You go Mukluk!

                                Comment


                                  Originally posted by lauriep View Post
                                  Perhaps you should tell our military that they need to lighten up. Because AFAIK, they still tear you down and then build you back up. You are brutalized in boot camp, but come out the other side knowing how to follow instructions and orders, knowing the skills you need and how/when to apply them, and you develop a backbone.

                                  There was nothing wrong with the military era riding instructors then, and there isn't anything wrong with them now. The PROBLEM in this country is that we have too much hand holding, too much touchy feely, too much "poor widdle you" where what we need is riders with a command of the basics, unwillingness to compromise the ideal, and perseverance in life and riding. Because we DONT have a lot of this, the depth at the top of the game is very shallow, and not getting much deeper.
                                  Do you know what the suicide rate for veterans is Laurie? There is a long standing problem of racist, sexist, homophobic, and violent abuse in the military which that institution is trying to address to their credit. Not everyone comes through the process with the "backbone" you imagine. I am not equating GM's history of verbal abuse with boot camp, nor a rider's humiliation with a combat or non-combat veteran's trauma, but you as you invited the comparison perhaps we should say that the "PROBLEM in this country" is that there isn't enough hand holding and services for our veterans.

                                  And at any rate, it looks as if the new chef d'equipe is doing great and the pool is perhaps not as shallow as the GM clinic machine maintains.

                                  Comment


                                    AGREED vote with your WALLET!
                                    breeder of Mercury!

                                    remember to enjoy the moment, and take a moment to enjoy and give God the glory for these wonderful horses in our lives.BECAUSE: LIFE is What Happens While Making Other Plans

                                    Comment


                                      I would gladly give GHM my last dime.....
                                      "You can't really debate with someone who has a prescient invisible friend"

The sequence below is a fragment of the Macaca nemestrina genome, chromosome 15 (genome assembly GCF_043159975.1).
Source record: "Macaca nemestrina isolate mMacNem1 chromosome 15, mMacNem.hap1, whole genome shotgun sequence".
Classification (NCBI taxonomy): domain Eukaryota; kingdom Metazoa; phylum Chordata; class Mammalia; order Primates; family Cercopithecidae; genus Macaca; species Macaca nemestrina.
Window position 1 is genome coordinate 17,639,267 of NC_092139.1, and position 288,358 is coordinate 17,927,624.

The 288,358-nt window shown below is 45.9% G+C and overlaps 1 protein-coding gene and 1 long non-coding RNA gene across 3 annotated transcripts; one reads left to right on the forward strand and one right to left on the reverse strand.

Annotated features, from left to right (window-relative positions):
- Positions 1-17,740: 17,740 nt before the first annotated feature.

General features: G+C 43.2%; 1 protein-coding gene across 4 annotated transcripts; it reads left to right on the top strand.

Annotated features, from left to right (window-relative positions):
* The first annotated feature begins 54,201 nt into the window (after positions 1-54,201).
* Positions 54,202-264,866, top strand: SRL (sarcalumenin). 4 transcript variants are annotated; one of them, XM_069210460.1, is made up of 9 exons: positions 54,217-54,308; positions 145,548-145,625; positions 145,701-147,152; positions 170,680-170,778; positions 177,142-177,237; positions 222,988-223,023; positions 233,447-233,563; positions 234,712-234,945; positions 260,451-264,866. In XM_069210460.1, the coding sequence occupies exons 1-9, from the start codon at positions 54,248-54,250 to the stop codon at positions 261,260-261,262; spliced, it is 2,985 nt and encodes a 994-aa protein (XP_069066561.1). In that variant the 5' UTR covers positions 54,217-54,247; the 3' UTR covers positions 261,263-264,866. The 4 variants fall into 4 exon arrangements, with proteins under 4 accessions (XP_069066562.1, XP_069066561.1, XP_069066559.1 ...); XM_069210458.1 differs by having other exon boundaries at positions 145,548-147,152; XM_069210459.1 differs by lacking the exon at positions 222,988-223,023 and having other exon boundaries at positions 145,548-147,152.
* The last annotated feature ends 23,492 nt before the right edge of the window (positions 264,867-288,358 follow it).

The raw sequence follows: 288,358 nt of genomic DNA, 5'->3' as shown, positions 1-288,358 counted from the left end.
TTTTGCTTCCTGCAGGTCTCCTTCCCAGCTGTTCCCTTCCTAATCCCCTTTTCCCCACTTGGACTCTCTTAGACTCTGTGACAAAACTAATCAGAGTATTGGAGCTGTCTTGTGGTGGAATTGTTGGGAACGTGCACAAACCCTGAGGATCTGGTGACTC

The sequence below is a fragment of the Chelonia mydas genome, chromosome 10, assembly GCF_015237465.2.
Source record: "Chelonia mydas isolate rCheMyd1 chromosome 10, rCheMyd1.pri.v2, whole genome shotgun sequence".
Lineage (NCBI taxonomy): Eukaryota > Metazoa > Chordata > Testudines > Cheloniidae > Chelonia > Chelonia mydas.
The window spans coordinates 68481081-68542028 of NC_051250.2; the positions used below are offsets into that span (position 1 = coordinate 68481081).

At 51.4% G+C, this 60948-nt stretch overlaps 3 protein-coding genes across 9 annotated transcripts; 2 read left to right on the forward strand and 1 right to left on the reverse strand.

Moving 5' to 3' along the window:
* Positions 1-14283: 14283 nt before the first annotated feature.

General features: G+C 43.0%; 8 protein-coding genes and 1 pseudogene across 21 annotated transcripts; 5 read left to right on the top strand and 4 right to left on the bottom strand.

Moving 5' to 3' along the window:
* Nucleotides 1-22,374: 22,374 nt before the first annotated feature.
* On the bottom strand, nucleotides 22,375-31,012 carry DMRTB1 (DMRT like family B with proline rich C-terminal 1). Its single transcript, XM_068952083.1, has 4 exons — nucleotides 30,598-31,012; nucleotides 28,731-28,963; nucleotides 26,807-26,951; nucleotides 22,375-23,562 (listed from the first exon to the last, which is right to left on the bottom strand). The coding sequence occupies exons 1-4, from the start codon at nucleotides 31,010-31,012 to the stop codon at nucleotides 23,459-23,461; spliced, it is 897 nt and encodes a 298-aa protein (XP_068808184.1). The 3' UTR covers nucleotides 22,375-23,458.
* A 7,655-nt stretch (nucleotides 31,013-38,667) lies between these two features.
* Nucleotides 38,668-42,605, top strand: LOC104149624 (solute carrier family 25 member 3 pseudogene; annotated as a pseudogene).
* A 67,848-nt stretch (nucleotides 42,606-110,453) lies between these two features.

carolprudm

                                      Comment


                                        Originally posted by justathought View Post
                                        Have audited a George Morris clinic and did not see abuse - was he stern absolutely, demanding definitely, politically incorrect certainly - but so long as a rider was listening and trying so was George Morris. Would I ride with him, no I do not have either enough skills nor a tough enough skin But I would certainly audit again.

                                        THIS.

                                        I rode in a clinic with George Morris earlier this year. He was tough but fair. The only time I saw him get upset is when he thought riders weren't paying attention. In some cases, I think he did this to shock people into being better listeners. They was absolutely NO room whatsoever for dilley-dallying. If it was your turn to go through an exercise you better be ready to ride through it.

                                        The only person he was really tough on in my group was someone who showed up 5 minutes late. He gave that person a very strong lecture and picked on them for the rest of the clinic.

                                        I don't think he even minded that much if people made mistakes as long as they were making a concerted effort to learn and improve. I'm living proof of that. I made some mistakes in the exercises, and he groaned to the audience about this. However, when I finally got it right, he was quick to praise.

                                        and the man can still ride. He got on my horse during the clinic and of course looked amazing. I hope I can ride 1/100th as well as him when that age. Or, just to be able to ride at all...

                                        Comment


                                          Didn't we just get rid of an Olympic coach for saying something similar to a team candidate?
                                          breeder of Mercury!

                                          remember to enjoy the moment, and take a moment to enjoy and give God the glory for these wonderful horses in our lives.BECAUSE: LIFE is What Happens While Making Other Plans

                                          Comment